So I'm getting used to here, and part of getting used to here is getting used to M's school here. It's a great school, clearly more well rounded than the jungle and yet something is also missing. M thinks the kids here are meaner, she complains that they keep telling her what she cannot do, what they can do better. It's like that here because we thrive on competition I try and tell her but it makes little sense to her. To her it's just mean. But the jungle had it's issues too, like the time she came home with sentences to copy and I kid you not, the sentences read:
He is tall.
She is fat.
No kidding. She is fat. So that gave me chest pains too, and I spent the night making her write
He is tall.
She is smart.
over and over and over instead and talking quite a bit about why I didn't like the other sentence. So here the homework is clearly more politically correct. And clearly More Political.
We were given an assignment last week to get a big piece of paper and 100 pieces of something, and our job was to glue those pieces on the paper and write each number. Easy, I think and me thinking I'm clever get those little candy hearts and we sit and glue and label and glue and we look at ourselves and we smile and we call it One Hundred Pieces Of Love so we bring it in and then we notice all the other projects, some in 3-D, others will all sorts of bells and whistles, fantastic designs and over-the-topishness that defines parenting today. As we gaze around the room our One Hundred Pieces of Love seems inadequate, what made us giggle the night before makes us self conscious today, M gazes around and looks at me If Daddy was here our project would have been better she says and my heart hurts and at the same time I can't help it because I know she's right.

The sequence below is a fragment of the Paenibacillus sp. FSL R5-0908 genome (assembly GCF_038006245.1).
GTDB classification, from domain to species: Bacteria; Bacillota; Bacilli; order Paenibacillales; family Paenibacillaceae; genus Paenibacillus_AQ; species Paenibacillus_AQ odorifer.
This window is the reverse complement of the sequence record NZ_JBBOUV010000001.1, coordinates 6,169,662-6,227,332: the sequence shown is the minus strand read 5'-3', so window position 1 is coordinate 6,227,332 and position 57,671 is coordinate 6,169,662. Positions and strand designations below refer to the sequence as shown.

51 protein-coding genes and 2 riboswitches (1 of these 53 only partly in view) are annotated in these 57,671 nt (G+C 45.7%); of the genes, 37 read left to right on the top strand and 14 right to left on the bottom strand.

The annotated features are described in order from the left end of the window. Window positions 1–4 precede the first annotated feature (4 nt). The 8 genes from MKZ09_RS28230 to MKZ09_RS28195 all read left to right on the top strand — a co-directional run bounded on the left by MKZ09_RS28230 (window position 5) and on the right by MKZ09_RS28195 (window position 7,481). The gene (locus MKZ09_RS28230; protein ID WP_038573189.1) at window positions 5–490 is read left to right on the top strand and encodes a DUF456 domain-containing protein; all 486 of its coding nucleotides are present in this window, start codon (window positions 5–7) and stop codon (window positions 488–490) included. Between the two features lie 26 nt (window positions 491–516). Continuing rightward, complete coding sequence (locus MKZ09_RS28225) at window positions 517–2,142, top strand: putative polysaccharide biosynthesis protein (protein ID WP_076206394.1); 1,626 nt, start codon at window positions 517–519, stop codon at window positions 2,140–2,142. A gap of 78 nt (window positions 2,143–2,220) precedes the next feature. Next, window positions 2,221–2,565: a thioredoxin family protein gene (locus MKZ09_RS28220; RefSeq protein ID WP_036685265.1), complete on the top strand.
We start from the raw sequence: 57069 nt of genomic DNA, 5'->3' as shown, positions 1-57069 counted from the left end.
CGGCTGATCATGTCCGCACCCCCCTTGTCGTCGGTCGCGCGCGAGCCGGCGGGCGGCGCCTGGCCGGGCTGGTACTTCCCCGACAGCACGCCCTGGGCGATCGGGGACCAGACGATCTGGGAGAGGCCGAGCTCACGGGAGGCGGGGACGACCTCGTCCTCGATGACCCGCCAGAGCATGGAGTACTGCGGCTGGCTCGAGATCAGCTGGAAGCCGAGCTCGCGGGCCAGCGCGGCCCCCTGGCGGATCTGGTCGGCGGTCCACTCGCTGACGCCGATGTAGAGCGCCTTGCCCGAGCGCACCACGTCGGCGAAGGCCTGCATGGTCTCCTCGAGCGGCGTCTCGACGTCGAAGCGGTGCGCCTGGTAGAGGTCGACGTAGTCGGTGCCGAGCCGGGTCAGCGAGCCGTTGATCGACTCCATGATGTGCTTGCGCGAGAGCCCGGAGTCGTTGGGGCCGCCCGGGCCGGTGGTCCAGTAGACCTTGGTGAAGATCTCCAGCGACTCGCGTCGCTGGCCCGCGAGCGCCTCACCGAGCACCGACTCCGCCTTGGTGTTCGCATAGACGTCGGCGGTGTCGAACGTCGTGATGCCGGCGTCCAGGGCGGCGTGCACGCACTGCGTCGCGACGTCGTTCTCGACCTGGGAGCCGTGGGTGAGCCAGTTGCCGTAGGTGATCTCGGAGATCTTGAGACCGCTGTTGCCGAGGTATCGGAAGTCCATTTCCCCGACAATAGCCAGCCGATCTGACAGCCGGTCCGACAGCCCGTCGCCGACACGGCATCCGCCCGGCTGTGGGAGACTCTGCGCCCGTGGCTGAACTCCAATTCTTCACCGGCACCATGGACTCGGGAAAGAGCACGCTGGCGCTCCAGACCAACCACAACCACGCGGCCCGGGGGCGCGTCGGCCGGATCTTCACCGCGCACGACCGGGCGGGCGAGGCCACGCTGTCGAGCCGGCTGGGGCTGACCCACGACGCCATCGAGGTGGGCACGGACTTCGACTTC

You are right about that Baby Girl, because he's the creative one. But if he was here he'd have made you make it out of sticks and leaves and rocks, and then you wouldn't have gotten to eat the leftovers. And she tells me it's okay in a way that she probably doesn't really mean and I love her for it and I give her a hug.